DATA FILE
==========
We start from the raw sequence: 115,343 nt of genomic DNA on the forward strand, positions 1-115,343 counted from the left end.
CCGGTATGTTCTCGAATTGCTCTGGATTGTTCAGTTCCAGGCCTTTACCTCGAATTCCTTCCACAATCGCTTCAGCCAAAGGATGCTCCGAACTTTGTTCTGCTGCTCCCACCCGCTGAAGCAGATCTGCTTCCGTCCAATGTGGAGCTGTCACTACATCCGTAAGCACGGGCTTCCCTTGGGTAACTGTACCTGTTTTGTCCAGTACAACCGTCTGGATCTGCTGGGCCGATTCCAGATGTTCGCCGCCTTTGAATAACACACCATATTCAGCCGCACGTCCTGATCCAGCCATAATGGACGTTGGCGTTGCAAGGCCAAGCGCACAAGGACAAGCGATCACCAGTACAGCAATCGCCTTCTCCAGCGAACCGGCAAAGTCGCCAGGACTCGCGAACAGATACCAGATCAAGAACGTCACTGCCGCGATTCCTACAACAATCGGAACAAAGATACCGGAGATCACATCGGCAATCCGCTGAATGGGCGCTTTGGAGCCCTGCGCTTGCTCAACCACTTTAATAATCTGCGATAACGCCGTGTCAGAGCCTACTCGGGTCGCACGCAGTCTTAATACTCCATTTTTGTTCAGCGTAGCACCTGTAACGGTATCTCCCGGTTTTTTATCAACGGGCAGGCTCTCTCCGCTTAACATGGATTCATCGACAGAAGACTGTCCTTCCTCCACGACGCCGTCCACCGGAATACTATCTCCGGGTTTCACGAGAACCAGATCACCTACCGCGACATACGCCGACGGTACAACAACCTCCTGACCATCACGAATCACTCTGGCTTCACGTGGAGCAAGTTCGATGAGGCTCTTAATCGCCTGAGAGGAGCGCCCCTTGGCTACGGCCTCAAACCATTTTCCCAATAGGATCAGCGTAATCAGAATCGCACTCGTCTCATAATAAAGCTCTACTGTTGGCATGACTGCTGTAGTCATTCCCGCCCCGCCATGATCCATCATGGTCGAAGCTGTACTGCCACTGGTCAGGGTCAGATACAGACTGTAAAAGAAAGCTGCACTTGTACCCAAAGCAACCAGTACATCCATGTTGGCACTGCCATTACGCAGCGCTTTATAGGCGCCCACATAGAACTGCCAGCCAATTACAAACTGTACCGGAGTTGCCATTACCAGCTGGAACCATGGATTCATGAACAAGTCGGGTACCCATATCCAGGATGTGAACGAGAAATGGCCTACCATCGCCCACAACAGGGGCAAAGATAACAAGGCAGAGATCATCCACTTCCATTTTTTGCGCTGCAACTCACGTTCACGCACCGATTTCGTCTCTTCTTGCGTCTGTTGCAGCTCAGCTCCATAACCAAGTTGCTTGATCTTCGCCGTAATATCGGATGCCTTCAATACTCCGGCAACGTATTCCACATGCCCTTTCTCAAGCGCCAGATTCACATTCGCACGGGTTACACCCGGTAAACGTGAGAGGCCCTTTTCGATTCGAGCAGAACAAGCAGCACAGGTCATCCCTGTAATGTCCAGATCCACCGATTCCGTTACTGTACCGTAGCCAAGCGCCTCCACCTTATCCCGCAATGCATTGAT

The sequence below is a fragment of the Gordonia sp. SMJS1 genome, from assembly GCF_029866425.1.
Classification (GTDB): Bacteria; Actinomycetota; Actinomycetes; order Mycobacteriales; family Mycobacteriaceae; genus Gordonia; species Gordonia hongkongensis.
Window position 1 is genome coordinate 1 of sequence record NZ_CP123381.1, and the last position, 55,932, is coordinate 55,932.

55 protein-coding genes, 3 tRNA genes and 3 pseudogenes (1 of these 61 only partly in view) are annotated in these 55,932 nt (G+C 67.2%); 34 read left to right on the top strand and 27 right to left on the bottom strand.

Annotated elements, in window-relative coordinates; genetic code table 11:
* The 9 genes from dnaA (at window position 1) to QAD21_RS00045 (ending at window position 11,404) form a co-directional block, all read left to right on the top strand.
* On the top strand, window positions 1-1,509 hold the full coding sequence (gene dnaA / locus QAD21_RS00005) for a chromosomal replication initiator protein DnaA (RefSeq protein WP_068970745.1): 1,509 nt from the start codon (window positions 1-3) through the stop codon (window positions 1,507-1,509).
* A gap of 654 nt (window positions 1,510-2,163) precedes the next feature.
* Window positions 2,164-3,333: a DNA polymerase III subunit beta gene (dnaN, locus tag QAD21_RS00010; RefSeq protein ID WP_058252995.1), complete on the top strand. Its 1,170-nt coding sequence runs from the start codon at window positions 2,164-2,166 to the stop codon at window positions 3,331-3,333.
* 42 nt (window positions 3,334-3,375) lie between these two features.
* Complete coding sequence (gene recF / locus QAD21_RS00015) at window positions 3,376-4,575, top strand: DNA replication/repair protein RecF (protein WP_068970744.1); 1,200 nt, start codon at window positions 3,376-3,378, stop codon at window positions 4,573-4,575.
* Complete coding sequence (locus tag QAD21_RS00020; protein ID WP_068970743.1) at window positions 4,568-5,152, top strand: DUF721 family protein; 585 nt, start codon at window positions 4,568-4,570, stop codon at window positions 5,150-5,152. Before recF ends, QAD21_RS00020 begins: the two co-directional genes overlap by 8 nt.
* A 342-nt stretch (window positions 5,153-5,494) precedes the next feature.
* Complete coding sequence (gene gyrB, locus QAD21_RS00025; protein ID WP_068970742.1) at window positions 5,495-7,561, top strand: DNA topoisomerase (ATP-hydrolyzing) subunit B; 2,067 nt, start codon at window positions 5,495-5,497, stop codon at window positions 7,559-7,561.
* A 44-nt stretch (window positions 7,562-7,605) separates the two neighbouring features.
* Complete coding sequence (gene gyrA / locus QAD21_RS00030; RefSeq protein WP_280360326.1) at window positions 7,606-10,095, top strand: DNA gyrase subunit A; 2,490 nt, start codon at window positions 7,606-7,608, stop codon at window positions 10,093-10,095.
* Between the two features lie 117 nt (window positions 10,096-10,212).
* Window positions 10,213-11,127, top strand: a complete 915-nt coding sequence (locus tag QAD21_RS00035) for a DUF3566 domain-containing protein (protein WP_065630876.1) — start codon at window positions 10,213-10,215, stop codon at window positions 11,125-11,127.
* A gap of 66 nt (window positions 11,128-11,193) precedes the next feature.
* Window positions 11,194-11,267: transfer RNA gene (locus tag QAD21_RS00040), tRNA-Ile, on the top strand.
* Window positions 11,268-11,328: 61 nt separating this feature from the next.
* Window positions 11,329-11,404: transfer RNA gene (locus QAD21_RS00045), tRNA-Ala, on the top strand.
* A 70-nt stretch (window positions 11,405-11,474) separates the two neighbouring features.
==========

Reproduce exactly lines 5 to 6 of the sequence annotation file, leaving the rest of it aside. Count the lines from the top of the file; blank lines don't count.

Window position 1 is genome coordinate 1 of sequence record NZ_CP123381.1, and the last position, 55,932, is coordinate 55,932.

55 protein-coding genes, 3 tRNA genes and 3 pseudogenes (1 of these 61 only partly in view) are annotated in these 55,932 nt (G+C 67.2%); 34 read left to right on the top strand and 27 right to left on the bottom strand.